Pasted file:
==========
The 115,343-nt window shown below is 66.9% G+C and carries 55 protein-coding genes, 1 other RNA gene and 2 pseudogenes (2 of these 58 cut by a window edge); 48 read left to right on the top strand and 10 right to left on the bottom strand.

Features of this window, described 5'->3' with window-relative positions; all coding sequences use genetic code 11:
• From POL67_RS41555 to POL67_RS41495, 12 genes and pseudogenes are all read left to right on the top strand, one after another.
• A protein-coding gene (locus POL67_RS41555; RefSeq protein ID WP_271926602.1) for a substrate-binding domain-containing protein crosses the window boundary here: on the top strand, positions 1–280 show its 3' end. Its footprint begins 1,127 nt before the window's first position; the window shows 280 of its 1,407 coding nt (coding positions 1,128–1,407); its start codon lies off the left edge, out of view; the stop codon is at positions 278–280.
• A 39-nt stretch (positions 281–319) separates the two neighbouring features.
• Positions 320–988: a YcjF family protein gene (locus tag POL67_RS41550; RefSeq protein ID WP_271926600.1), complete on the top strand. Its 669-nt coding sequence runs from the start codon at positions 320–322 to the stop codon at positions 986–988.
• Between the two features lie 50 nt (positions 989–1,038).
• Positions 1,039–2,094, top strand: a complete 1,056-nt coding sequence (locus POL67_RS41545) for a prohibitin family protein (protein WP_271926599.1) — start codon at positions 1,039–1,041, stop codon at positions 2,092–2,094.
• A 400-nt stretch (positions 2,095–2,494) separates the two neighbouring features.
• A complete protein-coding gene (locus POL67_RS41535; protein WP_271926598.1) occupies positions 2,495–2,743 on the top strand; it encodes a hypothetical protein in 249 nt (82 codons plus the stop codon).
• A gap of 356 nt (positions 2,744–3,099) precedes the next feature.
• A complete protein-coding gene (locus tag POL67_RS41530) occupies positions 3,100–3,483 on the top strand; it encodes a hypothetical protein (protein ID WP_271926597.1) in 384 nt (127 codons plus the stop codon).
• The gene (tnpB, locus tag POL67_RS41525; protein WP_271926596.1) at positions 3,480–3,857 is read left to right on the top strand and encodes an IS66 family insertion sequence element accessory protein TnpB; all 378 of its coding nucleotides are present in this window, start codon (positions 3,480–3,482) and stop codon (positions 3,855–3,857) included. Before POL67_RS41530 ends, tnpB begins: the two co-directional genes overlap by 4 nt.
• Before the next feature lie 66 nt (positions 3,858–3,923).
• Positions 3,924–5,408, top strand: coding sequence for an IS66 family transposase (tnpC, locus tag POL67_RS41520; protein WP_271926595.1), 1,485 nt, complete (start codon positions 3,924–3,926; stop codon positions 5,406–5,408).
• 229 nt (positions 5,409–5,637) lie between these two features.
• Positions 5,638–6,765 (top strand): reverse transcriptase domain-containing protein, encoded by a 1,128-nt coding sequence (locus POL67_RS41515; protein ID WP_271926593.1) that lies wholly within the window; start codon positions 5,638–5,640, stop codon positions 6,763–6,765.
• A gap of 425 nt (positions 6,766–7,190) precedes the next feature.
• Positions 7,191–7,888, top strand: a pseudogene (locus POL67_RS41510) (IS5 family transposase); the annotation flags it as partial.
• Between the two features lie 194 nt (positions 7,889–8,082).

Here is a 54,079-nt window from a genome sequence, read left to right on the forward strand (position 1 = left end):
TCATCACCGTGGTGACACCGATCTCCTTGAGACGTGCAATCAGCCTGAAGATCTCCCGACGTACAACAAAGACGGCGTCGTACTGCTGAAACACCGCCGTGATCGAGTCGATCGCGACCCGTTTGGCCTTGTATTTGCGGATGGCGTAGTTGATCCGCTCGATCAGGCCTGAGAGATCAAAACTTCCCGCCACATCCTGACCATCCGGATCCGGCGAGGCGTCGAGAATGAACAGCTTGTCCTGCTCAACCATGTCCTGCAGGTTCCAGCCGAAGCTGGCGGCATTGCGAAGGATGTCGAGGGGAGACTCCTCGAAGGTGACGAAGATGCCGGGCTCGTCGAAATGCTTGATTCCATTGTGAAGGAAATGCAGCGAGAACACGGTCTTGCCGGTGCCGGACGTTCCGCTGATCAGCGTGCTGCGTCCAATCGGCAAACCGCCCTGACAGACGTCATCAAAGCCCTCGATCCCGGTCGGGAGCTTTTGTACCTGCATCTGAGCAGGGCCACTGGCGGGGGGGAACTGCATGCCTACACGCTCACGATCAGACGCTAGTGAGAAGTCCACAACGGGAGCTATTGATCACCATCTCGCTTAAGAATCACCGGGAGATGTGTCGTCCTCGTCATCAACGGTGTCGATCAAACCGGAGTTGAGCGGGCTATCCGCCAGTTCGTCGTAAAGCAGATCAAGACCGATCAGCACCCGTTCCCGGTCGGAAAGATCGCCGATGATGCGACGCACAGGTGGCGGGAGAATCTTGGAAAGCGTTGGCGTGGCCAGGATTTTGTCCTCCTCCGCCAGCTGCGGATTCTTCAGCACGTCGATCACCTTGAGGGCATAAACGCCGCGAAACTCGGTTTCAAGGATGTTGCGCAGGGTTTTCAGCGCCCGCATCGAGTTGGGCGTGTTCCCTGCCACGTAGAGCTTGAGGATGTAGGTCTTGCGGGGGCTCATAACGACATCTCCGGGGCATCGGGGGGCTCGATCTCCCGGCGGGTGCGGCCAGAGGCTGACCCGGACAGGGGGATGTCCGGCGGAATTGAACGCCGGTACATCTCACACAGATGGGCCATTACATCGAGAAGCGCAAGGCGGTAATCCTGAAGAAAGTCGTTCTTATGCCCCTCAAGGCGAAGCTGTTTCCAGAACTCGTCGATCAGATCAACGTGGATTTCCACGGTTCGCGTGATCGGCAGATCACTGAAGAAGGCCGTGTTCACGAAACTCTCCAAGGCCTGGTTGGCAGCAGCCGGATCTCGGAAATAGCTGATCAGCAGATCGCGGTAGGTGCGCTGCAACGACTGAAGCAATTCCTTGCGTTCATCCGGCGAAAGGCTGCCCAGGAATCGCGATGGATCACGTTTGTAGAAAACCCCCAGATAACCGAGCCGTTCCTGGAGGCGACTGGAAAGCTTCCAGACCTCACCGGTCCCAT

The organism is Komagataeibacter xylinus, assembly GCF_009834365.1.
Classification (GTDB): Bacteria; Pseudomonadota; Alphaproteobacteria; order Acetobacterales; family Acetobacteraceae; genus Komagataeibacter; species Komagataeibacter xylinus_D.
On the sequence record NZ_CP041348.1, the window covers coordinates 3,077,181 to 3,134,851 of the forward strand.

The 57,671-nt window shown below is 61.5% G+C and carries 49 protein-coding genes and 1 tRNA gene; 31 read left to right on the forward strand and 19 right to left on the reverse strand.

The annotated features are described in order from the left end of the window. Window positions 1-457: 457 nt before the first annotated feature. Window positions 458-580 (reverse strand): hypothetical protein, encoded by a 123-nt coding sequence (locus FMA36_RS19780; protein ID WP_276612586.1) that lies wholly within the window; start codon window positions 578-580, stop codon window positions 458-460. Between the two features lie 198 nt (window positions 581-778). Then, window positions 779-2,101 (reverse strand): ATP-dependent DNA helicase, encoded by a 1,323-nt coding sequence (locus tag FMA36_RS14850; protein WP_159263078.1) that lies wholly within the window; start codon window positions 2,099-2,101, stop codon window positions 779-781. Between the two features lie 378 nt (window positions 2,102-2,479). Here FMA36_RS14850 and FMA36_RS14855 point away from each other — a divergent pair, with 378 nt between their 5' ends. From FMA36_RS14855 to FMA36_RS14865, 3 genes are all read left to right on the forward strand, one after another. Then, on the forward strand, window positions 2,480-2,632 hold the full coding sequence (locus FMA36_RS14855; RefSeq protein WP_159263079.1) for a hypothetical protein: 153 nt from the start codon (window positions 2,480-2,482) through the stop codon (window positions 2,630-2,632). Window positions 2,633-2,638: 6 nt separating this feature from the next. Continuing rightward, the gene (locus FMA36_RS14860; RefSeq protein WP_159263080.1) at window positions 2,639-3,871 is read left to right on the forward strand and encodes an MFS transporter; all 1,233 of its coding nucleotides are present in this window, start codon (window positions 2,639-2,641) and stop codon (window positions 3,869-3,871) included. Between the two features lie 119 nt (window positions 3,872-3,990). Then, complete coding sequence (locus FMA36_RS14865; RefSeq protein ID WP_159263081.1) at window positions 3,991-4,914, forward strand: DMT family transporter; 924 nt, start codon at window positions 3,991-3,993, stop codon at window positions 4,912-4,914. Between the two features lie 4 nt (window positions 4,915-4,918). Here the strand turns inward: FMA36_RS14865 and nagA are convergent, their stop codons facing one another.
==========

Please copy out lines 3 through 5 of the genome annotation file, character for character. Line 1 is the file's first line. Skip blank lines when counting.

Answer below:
• From POL67_RS41555 to POL67_RS41495, 12 genes and pseudogenes are all read left to right on the top strand, one after another.
• A protein-coding gene (locus POL67_RS41555; RefSeq protein ID WP_271926602.1) for a substrate-binding domain-containing protein crosses the window boundary here: on the top strand, positions 1–280 show its 3' end. Its footprint begins 1,127 nt before the window's first position; the window shows 280 of its 1,407 coding nt (coding positions 1,128–1,407); its start codon lies off the left edge, out of view; the stop codon is at positions 278–280.
• A 39-nt stretch (positions 281–319) separates the two neighbouring features.